Whiskey cocktail

A hot whiskey cocktail straight from an Irish castle

The idea of ​​growing up in a castle sounds like a child’s wildest dream. Alex Conyngham added that he grew up in a castle that has hosted some of the biggest music stars in the world, from the Rolling Stones and Bob Dylan to Bowie and Madonna. U2 even recorded their 1984 album. The unforgettable fire in his family’s iconic Slane Castle, which was also featured on the album art.

Run by the Conyngham family for over 300 years, Slane Castle sits on the River Boyne, a 40-minute drive north of Dublin. Built in the late 18th century, it began its awe-inspiring association with rock’n’roll when Conyngham’s father, Henry, took over the 1,500-acre estate from his own father in the late 1970s. It opened a restaurant and nightclub in the castle, where, in a neat foreshadowing, the closing song was still the traditional Irish tune. Whiskey in a jar. Then, in 1981, the club hosted Irish rock legends Thin Lizzy, with backing from U2. “That’s what put Slane on the map,” says Conyngham. Almost 40 years later, the estate still hosts bands like Foo Fighters and Metallica.

In recent years, there is something else that has put the castle on the map: whiskey. Conyngham and his father founded the Slane Irish Whiskey label in 2009, but it wasn’t until 2017 that the chateau opened its own distillery, housed in the chateau’s former stables, fermenting locally grown barley and of the Boyne River.

Conyngham says the distillation business is a natural outgrowth of Slane’s musical fame. “Whiskey and rock ‘n’ roll go well together,” says Conyngham, who personally presented a bottle of whiskey to Guns N ‘Roses when they performed in 2017 (the band took to the stage in Slane for the first times in 1992). Other artists who have graced the castle over the years include REM, Neil Young, Oasis, Eminem, Queen, and Bruce Springsteen.

“I remember Queen making a big impression on me,” says Conyngham. “And U2 lived with us in the castle for a while – they recorded in our dining room. I took Bono’s orange juice in the morning and fell asleep with the tunes rising across the floor. It was a bit of a surreal education. These memories underscore his loyalty to Slane. “Dad said, ‘You’ll never really own Slane,’” he said. “You’re just protecting it for the next generation. “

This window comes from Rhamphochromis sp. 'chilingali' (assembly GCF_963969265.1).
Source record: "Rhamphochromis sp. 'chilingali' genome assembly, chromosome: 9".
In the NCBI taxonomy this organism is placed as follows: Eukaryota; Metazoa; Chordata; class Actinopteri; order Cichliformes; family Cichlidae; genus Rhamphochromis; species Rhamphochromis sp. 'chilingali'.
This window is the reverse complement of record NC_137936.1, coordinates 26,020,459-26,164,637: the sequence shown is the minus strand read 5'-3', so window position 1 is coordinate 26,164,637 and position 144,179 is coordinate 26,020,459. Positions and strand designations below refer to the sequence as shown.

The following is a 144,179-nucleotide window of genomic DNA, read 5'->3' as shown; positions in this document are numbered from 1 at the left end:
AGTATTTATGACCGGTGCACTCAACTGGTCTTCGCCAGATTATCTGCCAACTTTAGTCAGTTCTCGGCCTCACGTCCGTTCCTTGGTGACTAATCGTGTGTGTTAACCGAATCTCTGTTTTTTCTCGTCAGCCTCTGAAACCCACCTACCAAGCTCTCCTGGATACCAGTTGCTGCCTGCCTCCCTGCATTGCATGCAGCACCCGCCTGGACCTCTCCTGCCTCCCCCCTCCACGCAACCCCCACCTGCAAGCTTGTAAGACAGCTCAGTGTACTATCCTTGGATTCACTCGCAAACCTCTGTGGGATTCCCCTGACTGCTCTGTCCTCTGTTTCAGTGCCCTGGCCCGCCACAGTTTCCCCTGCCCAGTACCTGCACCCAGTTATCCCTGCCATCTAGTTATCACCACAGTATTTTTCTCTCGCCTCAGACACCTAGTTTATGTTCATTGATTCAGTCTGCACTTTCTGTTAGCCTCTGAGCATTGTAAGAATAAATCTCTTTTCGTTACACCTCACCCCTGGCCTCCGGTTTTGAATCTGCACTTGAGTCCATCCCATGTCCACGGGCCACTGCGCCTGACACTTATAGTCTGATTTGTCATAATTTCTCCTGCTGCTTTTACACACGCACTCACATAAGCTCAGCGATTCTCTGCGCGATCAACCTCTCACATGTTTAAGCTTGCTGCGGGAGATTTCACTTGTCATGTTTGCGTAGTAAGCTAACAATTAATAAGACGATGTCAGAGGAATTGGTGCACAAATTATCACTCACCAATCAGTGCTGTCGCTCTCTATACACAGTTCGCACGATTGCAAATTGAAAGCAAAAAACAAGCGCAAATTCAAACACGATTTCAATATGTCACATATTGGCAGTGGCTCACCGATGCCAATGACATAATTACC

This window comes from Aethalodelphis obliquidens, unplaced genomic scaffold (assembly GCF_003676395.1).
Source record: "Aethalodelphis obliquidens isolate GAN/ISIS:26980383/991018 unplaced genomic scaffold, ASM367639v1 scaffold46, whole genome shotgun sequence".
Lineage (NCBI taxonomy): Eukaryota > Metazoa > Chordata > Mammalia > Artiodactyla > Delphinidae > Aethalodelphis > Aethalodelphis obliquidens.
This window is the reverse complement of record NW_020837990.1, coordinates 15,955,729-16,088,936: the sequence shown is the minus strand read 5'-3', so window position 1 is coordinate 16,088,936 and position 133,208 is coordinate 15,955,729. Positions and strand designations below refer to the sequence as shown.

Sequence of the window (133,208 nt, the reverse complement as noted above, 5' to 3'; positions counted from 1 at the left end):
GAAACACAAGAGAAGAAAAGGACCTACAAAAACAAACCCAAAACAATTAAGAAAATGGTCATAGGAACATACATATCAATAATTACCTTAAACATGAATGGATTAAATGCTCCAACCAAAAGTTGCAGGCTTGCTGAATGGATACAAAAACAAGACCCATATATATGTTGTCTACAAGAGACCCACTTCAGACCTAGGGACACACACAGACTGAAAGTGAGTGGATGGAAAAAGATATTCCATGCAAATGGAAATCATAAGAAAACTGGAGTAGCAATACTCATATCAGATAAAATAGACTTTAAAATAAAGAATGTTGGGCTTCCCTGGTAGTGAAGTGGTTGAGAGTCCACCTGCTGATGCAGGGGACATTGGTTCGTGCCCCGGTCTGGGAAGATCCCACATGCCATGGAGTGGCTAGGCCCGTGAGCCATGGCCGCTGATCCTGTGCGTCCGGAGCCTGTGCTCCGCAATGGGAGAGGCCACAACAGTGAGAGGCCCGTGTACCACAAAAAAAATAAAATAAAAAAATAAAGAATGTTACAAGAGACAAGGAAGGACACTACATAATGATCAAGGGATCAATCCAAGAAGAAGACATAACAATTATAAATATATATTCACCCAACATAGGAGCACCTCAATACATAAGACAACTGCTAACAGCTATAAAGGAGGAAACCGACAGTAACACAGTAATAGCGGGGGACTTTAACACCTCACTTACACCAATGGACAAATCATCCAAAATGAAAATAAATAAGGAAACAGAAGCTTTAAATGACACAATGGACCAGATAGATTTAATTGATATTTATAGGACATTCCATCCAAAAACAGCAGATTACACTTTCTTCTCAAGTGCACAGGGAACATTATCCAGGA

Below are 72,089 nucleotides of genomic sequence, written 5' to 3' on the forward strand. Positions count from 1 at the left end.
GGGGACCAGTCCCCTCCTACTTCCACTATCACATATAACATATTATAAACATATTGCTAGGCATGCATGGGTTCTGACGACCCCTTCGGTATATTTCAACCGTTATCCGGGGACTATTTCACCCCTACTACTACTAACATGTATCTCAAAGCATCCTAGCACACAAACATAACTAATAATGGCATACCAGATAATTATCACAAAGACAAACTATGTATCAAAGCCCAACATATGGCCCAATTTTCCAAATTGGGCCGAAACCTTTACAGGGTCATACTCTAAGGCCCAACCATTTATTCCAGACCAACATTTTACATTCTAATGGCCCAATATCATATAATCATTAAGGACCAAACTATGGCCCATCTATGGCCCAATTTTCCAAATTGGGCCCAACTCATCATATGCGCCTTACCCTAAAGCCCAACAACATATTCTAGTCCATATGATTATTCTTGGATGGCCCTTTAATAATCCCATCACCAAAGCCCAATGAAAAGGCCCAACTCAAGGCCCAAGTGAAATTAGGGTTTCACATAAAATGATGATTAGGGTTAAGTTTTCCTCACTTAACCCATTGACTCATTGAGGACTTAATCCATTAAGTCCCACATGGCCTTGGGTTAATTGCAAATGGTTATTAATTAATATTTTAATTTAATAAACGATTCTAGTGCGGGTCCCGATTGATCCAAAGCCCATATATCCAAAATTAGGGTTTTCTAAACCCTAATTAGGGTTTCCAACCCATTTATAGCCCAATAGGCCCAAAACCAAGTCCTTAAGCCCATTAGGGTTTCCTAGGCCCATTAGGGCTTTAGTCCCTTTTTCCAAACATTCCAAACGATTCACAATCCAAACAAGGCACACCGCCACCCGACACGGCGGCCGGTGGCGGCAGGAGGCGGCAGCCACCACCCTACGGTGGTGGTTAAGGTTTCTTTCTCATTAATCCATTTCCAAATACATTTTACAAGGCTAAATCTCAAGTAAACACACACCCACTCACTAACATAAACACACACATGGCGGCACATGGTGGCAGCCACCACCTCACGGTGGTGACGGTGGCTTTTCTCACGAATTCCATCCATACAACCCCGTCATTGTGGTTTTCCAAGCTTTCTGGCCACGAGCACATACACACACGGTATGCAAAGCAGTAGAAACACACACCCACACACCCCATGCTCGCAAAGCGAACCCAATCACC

Despite his musical education, Conyngham turned to whiskey as the passion of his life. A founding member of the Irish Whiskey Association, Conyngham traveled as an Irish whiskey educator, notably to Australia in the early 2000s as an Irish whiskey ambassador.

This included the delineation of the ever popular Irish variety of scotch. “Irish is generally a bit more accessible,” says Conyngham. “It has a smooth flavor profile, which makes it easier to drink and I think less intimidating. If you watch Slane it’s sweet but at the same time full of flavor.

He says Slane’s unique blended flavor profile comes from its three-barrel distillation process, which uses both virgin and seasoned barrels from Kentucky and Alabama, and sherry casks from Spain. But the secret ingredient is a minerality drawn from the limestones of the Slane region. “It’s like a vitamin pill for the yeast when it comes to fermentation,” he says. “It actually helps produce better flavor notes. It can therefore be enjoyed neat or on ice, but it is large enough not to get lost in a cocktail.

We asked Conyngham to use his knowledge of Irish whiskey and Australia to share a perfect cocktail for an Australian winter. His creation, Slane Tae, consists of just three ingredients and is “a very simple, tasty and warming drink,” he says. Served hot in a mug, the cocktail is a warm showcase for Slane’s rich and supple Irish whiskey. Conyngham says it pairs well with a charcuterie platter and is especially great for camping.

The Slane Tae
Makes 1 serving. About. 1 standard glass.

Irish whiskey Slane (30ml)
120 ml cloudy apple juice
1 star anise
Apple, sliced ​​(optional garnish)

1. Heat the cloudy apple juice with star anise in a saucepan.
2. Add Slane Irish Whiskey
3. Serve in a warmed mug with a slice of apple and star anise to garnish

This article is produced by Broadsheet in partnership with Slane Irish Whiskey.

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